Detroit looks to sell DIA art collection to pay off debt
Detroit is mired in fresh controversy as officials mull over the liquidation of the city’s historic art collection. In a desperate attempt to pay off city debts, bankruptcy managers have invited Christie’s auction house to value the city’s 60,000 piece art collection. Detroit suburbs have already mobilized against such action, and have threatened to cut their financial contribution to the Detroit Institute of Art (DIA). Wayne, Oakland and Macomb Counties are threatening to withhold a combined $23 million annually from the DIA, which represents 75 percent of the art institute’s operating budget. Officials from Oakland County will meet on Tuesday to vote on a resolution to halt distribution of a property tax levy if any art is sold. Macomb and Wayne Counties have similar plans.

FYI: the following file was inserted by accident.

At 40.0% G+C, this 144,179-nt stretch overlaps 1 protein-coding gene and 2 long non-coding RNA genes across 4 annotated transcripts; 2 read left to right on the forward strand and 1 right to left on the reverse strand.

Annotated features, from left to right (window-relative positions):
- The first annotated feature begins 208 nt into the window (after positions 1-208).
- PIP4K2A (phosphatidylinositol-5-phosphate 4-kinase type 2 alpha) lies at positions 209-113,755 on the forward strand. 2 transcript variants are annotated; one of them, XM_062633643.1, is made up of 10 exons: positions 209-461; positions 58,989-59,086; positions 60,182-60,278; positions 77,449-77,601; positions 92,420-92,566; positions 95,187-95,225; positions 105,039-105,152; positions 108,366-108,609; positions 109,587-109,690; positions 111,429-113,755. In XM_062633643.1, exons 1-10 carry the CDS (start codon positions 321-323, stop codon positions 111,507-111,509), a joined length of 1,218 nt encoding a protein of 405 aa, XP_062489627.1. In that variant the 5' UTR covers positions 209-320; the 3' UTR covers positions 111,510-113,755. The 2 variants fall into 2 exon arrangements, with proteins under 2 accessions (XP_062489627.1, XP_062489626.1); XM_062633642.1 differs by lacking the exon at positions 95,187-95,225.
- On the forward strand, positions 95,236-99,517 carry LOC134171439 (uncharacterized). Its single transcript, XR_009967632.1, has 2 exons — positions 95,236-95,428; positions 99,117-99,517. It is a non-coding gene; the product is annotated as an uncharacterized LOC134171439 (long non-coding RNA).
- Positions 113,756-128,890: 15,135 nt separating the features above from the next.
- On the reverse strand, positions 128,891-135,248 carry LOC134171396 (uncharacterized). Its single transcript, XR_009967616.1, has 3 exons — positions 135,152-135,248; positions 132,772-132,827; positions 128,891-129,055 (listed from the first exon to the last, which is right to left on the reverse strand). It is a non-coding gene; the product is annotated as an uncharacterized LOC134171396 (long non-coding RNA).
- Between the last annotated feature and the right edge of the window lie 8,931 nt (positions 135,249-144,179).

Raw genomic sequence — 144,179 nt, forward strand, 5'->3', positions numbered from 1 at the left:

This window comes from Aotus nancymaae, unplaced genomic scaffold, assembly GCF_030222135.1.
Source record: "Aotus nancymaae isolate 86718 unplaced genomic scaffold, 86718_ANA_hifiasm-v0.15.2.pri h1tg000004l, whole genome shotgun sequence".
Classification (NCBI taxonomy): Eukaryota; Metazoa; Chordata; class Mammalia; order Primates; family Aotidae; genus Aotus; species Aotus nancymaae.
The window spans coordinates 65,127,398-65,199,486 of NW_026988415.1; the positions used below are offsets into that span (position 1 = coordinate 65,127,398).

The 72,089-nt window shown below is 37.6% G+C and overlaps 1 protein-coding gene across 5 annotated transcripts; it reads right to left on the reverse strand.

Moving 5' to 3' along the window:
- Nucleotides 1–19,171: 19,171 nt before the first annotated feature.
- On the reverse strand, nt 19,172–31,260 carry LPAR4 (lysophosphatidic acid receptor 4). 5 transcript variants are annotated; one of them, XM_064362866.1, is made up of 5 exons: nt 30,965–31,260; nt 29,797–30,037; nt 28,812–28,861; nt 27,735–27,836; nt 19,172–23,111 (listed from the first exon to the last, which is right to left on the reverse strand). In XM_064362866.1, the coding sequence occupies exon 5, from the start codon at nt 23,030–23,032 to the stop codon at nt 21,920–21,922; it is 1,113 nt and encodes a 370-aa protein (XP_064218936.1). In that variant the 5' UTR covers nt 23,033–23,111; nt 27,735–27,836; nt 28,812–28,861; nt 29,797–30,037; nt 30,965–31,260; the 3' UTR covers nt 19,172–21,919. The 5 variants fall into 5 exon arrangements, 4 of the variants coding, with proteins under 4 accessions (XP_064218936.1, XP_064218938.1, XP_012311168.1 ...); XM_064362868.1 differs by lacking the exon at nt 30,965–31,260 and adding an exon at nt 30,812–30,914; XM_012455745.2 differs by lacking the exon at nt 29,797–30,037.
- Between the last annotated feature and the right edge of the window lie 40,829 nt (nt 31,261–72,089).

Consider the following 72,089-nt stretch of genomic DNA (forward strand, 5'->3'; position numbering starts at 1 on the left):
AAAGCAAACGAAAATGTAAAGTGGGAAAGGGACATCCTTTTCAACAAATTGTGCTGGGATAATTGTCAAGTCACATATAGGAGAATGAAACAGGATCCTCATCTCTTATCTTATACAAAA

Earlier in the summer the city of Detroit became the largest US city in history to file for bankruptcy, joining the California cities of Stockton and San Bernardino as the only municipalities to file for Chapter 9 protection. Detroit’s debt is estimated to be around $20 billion.
Michigan Governor Rick Snyder and Detroit emergency manager Kevyn Orr have said repeatedly they don’t want to sell the DIA’s artwork, which according to the museum is protected by a charitable trust. Orr disagrees with the museum’s assessment of its assets, and has opted to keep the sale of art on the table.
The museum’s artwork isn’t the only thing bankruptcy managers are looking to sell. Assets such as the water and sewage department are also being shopped, as Detroit look for ways to raise enough cash to pay off its debt. The DIA has said it would likely shut down if Oakland, Wayne and Macomb counties cut their levies.
The prospect of selling off the DIA’s most valued assets has angered many of the museum’s supporters, most of which are native Detroiters. DIA spokeswoman Pamela Marcil has threatened the city with legal action should it sell even a single piece of art.
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